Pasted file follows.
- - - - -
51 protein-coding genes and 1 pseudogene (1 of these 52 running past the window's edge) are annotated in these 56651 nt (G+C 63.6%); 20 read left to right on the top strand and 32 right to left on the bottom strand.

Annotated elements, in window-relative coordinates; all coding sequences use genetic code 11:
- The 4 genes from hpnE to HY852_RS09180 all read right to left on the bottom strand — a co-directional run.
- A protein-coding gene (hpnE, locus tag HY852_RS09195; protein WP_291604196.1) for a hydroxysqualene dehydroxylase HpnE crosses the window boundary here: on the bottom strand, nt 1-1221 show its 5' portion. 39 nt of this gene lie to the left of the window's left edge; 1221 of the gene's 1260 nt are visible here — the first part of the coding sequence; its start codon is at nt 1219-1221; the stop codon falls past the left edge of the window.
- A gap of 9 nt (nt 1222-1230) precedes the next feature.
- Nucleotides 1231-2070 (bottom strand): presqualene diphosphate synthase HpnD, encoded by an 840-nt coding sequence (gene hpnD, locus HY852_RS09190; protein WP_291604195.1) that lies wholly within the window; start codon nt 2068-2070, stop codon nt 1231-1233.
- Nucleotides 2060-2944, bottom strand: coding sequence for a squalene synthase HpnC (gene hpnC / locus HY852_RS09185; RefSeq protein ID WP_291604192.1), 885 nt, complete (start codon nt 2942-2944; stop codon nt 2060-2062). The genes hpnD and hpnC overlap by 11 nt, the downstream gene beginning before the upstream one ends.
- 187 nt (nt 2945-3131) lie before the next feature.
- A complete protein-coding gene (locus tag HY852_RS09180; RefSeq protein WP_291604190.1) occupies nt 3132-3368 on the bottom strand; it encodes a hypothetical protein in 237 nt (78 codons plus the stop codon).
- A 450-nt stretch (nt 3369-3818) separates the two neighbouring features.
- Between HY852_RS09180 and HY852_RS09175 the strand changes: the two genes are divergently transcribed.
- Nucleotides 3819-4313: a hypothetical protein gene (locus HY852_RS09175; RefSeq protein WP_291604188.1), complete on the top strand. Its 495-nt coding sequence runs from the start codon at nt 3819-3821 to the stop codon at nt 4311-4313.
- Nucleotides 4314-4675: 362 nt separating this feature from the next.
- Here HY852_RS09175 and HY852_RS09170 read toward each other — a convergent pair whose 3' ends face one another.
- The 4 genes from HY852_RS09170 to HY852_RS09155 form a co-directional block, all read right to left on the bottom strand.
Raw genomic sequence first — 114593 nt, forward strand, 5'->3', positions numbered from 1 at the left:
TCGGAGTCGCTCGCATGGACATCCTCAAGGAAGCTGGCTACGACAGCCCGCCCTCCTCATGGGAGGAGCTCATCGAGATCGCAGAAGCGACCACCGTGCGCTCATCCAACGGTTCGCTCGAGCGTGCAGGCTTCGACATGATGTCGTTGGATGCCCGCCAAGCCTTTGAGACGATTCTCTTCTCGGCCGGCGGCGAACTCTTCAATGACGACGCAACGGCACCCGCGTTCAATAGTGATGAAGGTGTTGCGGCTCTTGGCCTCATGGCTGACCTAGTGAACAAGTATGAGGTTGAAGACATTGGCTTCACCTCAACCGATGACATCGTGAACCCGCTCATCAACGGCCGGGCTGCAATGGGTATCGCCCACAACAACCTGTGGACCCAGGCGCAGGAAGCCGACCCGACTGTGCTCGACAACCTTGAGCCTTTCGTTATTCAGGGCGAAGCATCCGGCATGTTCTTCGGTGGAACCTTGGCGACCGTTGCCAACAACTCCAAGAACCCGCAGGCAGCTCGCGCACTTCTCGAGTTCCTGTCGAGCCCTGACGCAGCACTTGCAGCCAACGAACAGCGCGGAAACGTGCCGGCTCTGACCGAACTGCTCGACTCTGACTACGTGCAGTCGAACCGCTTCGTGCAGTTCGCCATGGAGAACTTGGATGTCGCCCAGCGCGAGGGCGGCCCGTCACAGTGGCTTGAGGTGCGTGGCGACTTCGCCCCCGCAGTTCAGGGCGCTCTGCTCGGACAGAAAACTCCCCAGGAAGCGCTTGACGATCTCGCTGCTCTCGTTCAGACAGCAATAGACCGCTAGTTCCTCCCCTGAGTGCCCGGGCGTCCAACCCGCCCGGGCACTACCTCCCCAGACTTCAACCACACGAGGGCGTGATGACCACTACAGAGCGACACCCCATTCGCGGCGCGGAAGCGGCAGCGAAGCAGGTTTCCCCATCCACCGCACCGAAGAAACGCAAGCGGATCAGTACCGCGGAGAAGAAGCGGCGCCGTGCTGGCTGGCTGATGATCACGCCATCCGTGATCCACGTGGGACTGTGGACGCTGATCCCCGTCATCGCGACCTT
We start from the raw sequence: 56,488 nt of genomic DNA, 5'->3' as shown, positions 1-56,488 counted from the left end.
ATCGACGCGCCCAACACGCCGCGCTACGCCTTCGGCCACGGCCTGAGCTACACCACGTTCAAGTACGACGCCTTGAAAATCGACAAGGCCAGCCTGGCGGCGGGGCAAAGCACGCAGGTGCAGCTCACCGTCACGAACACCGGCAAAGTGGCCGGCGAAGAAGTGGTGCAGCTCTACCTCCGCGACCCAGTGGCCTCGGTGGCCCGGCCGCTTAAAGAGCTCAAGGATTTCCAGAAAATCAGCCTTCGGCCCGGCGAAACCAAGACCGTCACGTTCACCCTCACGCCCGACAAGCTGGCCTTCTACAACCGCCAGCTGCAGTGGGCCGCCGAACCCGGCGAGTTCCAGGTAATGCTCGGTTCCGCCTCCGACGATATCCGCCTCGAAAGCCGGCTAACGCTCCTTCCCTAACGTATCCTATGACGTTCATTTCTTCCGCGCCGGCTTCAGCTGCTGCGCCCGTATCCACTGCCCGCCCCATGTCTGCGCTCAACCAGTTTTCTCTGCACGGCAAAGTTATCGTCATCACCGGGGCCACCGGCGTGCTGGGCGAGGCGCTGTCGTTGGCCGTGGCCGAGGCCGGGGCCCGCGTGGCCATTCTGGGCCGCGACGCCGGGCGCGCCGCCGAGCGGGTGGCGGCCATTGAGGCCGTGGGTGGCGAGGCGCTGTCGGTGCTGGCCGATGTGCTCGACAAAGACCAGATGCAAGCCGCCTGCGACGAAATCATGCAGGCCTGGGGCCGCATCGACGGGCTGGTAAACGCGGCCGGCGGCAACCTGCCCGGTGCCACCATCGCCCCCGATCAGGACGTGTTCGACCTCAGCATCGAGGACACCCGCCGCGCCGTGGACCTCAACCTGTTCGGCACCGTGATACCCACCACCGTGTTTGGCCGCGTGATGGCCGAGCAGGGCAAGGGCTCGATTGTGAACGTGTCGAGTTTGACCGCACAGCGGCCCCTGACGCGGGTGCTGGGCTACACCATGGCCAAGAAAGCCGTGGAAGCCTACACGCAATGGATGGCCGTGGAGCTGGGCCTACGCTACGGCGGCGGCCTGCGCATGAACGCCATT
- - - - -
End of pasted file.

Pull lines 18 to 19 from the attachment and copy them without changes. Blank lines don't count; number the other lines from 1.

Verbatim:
We start from the raw sequence: 56,488 nt of genomic DNA, 5'->3' as shown, positions 1-56,488 counted from the left end.
ATCGACGCGCCCAACACGCCGCGCTACGCCTTCGGCCACGGCCTGAGCTACACCACGTTCAAGTACGACGCCTTGAAAATCGACAAGGCCAGCCTGGCGGCGGGGCAAAGCACGCAGGTGCAGCTCACCGTCACGAACACCGGCAAAGTGGCCGGCGAAGAAGTGGTGCAGCTCTACCTCCGCGACCCAGTGGCCTCGGTGGCCCGGCCGCTTAAAGAGCTCAAGGATTTCCAGAAAATCAGCCTTCGGCCCGGCGAAACCAAGACCGTCACGTTCACCCTCACGCCCGACAAGCTGGCCTTCTACAACCGCCAGCTGCAGTGGGCCGCCGAACCCGGCGAGTTCCAGGTAATGCTCGGTTCCGCCTCCGACGATATCCGCCTCGAAAGCCGGCTAACGCTCCTTCCCTAACGTATCCTATGACGTTCATTTCTTCCGCGCCGGCTTCAGCTGCTGCGCCCGTATCCACTGCCCGCCCCATGTCTGCGCTCAACCAGTTTTCTCTGCACGGCAAAGTTATCGTCATCACCGGGGCCACCGGCGTGCTGGGCGAGGCGCTGTCGTTGGCCGTGGCCGAGGCCGGGGCCCGCGTGGCCATTCTGGGCCGCGACGCCGGGCGCGCCGCCGAGCGGGTGGCGGCCATTGAGGCCGTGGGTGGCGAGGCGCTGTCGGTGCTGGCCGATGTGCTCGACAAAGACCAGATGCAAGCCGCCTGCGACGAAATCATGCAGGCCTGGGGCCGCATCGACGGGCTGGTAAACGCGGCCGGCGGCAACCTGCCCGGTGCCACCATCGCCCCCGATCAGGACGTGTTCGACCTCAGCATCGAGGACACCCGCCGCGCCGTGGACCTCAACCTGTTCGGCACCGTGATACCCACCACCGTGTTTGGCCGCGTGATGGCCGAGCAGGGCAAGGGCTCGATTGTGAACGTGTCGAGTTTGACCGCACAGCGGCCCCTGACGCGGGTGCTGGGCTACACCATGGCCAAGAAAGCCGTGGAAGCCTACACGCAATGGATGGCCGTGGAGCTGGGCCTACGCTACGGCGGCGGCCTGCGCATGAACGCCATT